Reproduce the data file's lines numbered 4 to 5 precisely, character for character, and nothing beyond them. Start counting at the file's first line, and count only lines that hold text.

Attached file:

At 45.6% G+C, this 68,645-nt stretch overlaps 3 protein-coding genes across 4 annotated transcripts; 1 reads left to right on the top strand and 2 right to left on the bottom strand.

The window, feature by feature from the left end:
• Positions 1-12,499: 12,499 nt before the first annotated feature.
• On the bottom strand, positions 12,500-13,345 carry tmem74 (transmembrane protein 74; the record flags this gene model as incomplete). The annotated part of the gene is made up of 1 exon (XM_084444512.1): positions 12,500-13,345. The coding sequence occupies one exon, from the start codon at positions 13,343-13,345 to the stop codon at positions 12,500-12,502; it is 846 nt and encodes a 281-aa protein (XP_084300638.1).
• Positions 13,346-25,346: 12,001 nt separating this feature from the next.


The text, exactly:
• On the bottom strand, positions 12,500-13,345 carry tmem74 (transmembrane protein 74; the record flags this gene model as incomplete). The annotated part of the gene is made up of 1 exon (XM_084444512.1): positions 12,500-13,345. The coding sequence occupies one exon, from the start codon at positions 13,343-13,345 to the stop codon at positions 12,500-12,502; it is 846 nt and encodes a 281-aa protein (XP_084300638.1).
• Positions 13,346-25,346: 12,001 nt separating this feature from the next.